After his father’s death, Turk Pipkin (a 15.9 handicap) played a round at storied Pebble Beach. He escaped with a rocky 89, but gained an epiphany: To honor his dad’s memory, he would spend the next year remaking his game, then return to Pebble on his 50th birthday determined to break 80.

Thus do two “old men” dominate The Old Man and the Tee: How I Took Ten Strokes Off My Game and Learned to Love Golf All Over Again (St. Martin’s Press). One is the author, a former stand-up comedian, occasional actor (The Sopranos, The Alamo), and lifelong golfer who learned the game from his own old man, “Pip” Pipkin.

On this sometimes poignant, sometimes hilarious “middle-aged vacation from reality,” Pipkin consults gurus including Ben Crenshaw, David Leadbetter, Dave Pelz, and Chuck Cook. Along the way, he pays homage to Harvey Penick, trades quips with Willie Nelson, and meets Gregorio Fuentes, the 100-year-old fisherman who inspired Hemingway’s The Old Man and the Sea.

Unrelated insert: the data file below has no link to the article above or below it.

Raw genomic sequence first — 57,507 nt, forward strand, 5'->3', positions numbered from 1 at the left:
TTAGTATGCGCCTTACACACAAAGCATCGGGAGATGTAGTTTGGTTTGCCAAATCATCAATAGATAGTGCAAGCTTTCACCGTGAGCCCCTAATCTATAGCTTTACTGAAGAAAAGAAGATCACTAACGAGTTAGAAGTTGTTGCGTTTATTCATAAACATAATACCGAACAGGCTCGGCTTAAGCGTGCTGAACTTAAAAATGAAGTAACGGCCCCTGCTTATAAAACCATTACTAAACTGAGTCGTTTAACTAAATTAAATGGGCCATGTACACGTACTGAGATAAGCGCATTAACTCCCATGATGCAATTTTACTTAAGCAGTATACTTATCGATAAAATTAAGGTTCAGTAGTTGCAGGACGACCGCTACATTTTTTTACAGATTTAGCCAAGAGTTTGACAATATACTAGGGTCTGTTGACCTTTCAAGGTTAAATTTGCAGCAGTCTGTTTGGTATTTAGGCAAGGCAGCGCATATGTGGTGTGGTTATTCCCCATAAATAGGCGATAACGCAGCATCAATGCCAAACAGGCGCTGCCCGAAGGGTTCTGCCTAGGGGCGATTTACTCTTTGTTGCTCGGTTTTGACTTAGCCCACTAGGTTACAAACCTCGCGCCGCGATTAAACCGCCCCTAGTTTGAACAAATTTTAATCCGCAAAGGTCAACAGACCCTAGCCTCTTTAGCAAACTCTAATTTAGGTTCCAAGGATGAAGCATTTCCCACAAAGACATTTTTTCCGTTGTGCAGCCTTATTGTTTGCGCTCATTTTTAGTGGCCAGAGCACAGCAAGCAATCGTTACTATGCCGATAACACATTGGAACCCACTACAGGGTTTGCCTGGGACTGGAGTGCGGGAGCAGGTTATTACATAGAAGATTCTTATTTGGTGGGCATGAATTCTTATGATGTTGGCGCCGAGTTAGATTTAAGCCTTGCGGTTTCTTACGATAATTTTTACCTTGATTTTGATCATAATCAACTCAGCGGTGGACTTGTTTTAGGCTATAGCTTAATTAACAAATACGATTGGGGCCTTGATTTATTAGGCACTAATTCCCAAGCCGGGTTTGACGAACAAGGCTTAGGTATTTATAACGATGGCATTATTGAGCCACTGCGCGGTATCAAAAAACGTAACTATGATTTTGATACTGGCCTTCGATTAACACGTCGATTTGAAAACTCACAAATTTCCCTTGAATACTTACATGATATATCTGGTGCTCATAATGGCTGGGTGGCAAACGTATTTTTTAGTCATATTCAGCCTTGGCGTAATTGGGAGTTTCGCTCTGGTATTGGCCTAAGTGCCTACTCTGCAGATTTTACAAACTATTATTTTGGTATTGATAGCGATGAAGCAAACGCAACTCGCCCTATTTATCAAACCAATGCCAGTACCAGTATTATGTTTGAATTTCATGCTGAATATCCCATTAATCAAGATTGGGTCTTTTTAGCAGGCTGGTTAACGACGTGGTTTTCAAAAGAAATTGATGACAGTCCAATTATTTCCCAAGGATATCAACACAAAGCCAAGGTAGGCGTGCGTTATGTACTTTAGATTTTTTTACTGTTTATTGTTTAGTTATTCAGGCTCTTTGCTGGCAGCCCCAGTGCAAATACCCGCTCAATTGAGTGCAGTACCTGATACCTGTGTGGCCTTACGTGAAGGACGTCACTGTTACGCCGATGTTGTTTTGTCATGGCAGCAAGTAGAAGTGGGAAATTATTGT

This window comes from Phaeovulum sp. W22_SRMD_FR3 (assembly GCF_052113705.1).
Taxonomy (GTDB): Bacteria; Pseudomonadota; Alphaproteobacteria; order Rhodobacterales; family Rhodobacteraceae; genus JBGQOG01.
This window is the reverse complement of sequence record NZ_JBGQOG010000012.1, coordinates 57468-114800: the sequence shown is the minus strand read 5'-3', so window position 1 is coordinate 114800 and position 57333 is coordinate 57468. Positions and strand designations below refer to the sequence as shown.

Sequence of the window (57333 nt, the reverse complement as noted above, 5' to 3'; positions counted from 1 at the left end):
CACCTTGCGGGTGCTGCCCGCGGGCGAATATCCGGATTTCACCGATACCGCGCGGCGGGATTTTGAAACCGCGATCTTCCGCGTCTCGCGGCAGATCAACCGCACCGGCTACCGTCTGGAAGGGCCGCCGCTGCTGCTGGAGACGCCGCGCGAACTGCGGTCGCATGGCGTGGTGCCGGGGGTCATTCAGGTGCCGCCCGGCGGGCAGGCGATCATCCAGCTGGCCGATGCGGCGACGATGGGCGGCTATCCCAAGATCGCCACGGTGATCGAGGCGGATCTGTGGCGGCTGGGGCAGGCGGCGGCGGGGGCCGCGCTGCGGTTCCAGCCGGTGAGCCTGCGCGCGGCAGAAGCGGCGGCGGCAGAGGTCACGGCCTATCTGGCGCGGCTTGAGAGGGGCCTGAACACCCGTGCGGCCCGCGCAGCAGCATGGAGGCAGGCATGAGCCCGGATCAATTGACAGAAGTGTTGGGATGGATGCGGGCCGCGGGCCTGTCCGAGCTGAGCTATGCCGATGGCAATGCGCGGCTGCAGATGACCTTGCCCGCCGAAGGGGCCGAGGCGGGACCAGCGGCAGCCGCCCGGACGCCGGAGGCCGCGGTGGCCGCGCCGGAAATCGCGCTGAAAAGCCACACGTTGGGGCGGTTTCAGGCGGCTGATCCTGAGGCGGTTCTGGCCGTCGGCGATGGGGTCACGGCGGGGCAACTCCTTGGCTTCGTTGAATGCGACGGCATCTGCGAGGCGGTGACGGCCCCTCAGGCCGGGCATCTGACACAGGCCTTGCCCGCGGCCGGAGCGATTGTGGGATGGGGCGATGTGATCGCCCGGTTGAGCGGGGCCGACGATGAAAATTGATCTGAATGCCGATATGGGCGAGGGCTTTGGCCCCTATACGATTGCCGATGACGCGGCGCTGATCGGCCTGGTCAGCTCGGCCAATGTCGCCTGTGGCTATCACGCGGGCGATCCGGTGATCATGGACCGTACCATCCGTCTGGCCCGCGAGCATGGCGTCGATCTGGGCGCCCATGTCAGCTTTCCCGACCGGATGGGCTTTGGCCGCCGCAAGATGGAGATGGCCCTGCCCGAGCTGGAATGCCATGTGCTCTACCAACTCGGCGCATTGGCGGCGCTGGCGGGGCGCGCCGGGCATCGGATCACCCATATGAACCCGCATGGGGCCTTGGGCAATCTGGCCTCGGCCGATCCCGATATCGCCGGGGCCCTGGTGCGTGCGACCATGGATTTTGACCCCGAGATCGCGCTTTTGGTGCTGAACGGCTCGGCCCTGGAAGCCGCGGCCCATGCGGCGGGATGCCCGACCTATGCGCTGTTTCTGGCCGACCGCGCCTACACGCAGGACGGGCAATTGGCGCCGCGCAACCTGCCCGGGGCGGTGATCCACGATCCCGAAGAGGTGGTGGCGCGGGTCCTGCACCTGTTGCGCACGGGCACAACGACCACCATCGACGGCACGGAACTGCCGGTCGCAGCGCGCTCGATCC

This bouncing, quixotic quest is hole-in-one reading for anyone who loves the game — or hates their own game and would love to love it more. — Chris Tucker

Grips And Grins

Those who don’t play golf may wonder if the new DVD from Razor & Tie, Golf For Dummies, is mainly a depiction of those who do. And knowing how frustrating the great game of golf can be, having a sense of humor is essential. CBS-TV golf commentator and former PGA Champions Tour winner Gary McCord aims to keep players sane in this spinoff from his book of the same name. In 75 minutes of fast-talking good spirits, the mustachioed McCord offers plenty of common-sense advice to beginners and the walking wounded alike. $20.
— Thomas Bedell